Cogwheeling: A ratchet-like movement in a joint. It is characteristic of Parkinson's disease.
COMT: Stands for catechol-O-methyltransferase. It is one of the two main enzymes responsible for the breakdown of levodopa before it reaches the brain
COMT inhibitor: A drug that inhibits the action of COMT, the enzyme responsible for the breakdown of levodopa in the bloodstream before it reaches the brain. COMT inhibitors improve delivery of levodopa to the brain.
Corpus striatum: Part of the basal ganglia in the brain. It is a relay station receiving information about the position and movement of the body from several different parts of the brain that transmits it to other parts of the brain.
Decarboxylase: An enzyme in the blood and brain that metabolizes levodopa to dopamine.
Decarboxylase inhibitors (DCI): Compounds that prevent the conversion of levodopa to dopamine by decarboxylase for example, carbidopa and benserazide. They increases the amount of levodopa reaching the brain resulting in a 70 percent reduction in the dose of levodopa required to control symptoms.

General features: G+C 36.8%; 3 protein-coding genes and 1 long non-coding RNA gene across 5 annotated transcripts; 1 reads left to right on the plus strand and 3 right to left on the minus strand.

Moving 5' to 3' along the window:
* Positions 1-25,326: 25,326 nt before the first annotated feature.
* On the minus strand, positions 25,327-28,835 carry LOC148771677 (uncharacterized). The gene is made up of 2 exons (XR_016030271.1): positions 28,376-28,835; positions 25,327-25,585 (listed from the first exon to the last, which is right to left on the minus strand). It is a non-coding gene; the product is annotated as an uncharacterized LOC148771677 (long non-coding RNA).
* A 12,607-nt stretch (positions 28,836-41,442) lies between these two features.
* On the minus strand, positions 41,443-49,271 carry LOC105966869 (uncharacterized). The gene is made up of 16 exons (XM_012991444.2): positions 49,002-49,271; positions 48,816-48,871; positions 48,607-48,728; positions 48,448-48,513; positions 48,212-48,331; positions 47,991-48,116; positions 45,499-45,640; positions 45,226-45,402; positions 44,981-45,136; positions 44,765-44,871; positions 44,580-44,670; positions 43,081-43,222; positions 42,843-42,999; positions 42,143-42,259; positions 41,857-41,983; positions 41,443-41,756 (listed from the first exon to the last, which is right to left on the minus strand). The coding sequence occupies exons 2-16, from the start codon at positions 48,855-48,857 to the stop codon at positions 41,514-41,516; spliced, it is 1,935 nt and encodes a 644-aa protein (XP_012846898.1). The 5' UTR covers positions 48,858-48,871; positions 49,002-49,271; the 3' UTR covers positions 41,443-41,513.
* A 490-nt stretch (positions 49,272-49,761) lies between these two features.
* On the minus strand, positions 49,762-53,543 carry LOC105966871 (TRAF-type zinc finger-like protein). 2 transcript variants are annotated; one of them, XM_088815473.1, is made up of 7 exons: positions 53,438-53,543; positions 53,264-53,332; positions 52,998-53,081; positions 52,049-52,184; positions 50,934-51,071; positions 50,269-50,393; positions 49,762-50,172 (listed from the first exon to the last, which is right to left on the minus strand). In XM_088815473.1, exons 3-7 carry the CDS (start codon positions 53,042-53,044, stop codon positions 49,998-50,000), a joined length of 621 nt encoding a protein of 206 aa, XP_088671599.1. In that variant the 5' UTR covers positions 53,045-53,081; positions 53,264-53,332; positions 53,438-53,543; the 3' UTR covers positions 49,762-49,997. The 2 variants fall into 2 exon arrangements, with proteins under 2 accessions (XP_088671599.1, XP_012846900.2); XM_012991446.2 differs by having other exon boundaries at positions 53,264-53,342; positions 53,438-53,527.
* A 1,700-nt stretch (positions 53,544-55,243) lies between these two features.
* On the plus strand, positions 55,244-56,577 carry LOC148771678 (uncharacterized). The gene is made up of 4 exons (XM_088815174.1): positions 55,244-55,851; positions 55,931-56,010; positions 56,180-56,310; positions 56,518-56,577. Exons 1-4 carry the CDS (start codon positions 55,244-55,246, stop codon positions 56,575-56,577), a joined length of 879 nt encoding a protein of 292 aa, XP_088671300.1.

Dementia A loss of intellectual abilities.
Deprenyl (Eldepryl, selegiline, Jumex): A monoamine-inhibitor used to treat Parkinson's disease. It blocks the enzyme monoamine oxidase B, which normally breaks down dopamine.
Dopamine: One of the many "chemical messengers" in the brain. It carries messages between the various nerves that control movement. Its deficiency in the brains of people with Parkinson's disease is the underlying cause of the symptoms of the disease.
Dopamine agonists: Medications that attempt to mimic the role of dopamine in the brain.
Dopamine receptors: Sites on the nerve cells which are activated by dopamine and some of which are activated by dopamine agonist drugs.
Dyskinesia: abnormal involuntary movement usually seen in the arms and legs, trunk and head. It may result from taking levodopa over a long period of time or in high doses.
Dysphagia: Difficulty in swallowing.
Dystonia: Involuntary spasms of muscle contraction that cause abnormal movements and postures. The dystonia that occurs most frequently in Parkinson's disease is in the foot and is a characteristic of Parkinson's disease.